By Maya-Catherine Popa, 19, reporting from New York, NY, on a riveting new book about early Americans that's no AP US History text
What's cool in the New Year? Perspective.
Sitting through AP US History can be a trying experience. After a decade of books, plays, and field trips devoted to learning about the puritans, one begins to wish our country's history had gone a little differently. And, as our prince of political change ushers us forward, Obama pillowcases will not be enough to encourage an understanding of this country's development.
Luckily for us there is the trademark wit of Sarah Vowell, whose latest book, The Wordy Shipmates, isn't your high school history textbook. Vowell explores the eccentric, feisty characters who founded the colonies from a fresh perspective—that is, by debunking the myth that the puritans were boring dressers who considered prayer the only pastime.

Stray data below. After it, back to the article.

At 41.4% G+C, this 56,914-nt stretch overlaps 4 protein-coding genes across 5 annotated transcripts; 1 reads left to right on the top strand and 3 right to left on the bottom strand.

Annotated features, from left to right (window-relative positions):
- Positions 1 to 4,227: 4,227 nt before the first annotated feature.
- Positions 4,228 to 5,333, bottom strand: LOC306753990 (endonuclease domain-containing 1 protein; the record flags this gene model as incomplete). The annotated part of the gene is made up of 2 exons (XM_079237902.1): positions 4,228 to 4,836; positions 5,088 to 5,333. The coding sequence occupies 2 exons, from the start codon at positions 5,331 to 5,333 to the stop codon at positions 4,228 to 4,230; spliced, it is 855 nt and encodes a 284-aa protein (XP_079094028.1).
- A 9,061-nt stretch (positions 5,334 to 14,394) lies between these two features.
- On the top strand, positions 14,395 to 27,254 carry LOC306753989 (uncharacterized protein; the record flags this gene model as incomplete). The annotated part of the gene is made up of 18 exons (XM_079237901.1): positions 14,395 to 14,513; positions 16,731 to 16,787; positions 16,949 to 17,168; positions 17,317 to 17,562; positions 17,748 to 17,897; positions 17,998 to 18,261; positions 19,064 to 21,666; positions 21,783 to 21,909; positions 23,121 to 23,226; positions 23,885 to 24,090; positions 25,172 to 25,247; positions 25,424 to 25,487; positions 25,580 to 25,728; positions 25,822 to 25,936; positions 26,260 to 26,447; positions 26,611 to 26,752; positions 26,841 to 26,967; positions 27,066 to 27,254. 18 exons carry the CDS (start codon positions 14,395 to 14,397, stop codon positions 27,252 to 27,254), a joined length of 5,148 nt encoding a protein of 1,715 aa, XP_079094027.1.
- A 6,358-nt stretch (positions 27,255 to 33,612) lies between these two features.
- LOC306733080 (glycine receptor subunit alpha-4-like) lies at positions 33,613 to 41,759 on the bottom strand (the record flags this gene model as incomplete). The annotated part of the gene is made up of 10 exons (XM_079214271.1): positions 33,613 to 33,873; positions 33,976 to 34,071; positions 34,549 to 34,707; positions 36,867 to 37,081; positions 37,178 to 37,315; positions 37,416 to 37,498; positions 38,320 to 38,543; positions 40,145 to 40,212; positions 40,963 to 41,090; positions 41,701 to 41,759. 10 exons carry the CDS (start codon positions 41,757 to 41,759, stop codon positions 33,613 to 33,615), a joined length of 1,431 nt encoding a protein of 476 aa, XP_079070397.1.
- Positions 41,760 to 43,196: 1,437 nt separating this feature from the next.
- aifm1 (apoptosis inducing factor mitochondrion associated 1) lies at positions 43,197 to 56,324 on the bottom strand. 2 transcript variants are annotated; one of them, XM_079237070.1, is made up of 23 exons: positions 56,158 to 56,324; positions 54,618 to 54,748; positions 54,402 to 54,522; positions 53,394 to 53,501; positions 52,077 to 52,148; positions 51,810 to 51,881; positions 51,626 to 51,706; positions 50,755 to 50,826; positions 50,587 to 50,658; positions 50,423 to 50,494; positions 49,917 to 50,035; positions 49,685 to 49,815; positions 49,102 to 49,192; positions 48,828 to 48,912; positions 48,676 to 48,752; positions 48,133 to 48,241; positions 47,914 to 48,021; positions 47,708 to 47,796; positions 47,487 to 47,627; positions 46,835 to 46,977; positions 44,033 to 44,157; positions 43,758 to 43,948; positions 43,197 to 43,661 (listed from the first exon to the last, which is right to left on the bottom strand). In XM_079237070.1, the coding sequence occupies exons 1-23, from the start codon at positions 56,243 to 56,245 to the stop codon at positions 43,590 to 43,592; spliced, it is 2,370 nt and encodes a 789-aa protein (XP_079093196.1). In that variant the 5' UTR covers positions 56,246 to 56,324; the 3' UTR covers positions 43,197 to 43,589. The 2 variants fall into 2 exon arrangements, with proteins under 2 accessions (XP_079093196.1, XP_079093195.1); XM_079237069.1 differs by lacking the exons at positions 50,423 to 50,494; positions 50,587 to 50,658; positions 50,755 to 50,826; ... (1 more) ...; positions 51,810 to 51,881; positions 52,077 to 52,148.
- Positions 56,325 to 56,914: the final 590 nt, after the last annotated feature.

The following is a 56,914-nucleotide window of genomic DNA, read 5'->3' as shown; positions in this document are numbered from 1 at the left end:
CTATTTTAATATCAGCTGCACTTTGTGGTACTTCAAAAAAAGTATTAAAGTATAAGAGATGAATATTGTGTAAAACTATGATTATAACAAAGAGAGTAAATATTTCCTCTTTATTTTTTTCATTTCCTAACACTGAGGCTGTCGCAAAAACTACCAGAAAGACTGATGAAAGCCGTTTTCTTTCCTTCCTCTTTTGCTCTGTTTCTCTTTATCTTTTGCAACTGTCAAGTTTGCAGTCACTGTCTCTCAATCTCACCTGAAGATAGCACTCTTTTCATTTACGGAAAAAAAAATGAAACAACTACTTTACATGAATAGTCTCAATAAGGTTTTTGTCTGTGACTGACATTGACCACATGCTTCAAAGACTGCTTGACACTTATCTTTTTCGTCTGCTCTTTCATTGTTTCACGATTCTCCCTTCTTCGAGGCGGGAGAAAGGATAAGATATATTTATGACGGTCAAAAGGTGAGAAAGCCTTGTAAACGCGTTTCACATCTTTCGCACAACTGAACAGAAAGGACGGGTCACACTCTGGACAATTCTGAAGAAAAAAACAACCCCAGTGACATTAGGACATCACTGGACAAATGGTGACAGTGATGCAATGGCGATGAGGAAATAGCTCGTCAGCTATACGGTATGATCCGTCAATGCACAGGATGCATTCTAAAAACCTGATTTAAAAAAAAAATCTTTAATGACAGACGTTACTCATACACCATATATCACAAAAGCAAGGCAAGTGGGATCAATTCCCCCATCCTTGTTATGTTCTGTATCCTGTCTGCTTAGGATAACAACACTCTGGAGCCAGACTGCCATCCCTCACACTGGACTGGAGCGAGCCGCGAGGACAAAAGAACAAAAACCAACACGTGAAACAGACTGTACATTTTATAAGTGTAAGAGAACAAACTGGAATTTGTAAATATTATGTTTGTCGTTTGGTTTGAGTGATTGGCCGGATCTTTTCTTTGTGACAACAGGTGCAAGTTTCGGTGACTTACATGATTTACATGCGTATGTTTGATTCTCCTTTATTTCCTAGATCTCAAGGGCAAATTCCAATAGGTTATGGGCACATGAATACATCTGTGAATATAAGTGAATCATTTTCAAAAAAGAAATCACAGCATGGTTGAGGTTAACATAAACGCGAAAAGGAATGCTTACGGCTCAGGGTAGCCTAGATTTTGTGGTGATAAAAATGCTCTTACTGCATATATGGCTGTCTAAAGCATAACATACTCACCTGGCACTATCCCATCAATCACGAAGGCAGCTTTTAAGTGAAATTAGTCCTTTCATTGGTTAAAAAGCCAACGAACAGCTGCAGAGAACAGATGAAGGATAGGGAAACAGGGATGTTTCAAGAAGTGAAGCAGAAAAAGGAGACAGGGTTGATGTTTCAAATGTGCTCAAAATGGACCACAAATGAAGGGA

Puritans have pamphlet feuds. They have sex. They establish Harvard because Anne Hutchison puts the men to shame in the courtroom. They are literate, righteous, and boy have they got tempers.
Most important, we could all use a refresher course in the ideals that early American leaders, like John Winthrop, governor of the Massachusetts Bay Colony, relentlessly held. Remember when vice-presidential candidate Sarah Palin (remember her?) insisted she and John McCain believed in "that shining city on a hill, as President Reagan so beautifully said?" Reagan, Kennedy, and countless other politicians have quoted Winthrop's speech, "A Model of Christian Charity." Only Palin seems to have missed the saying's origin. I'm tempted to send her this book. — Maya Popa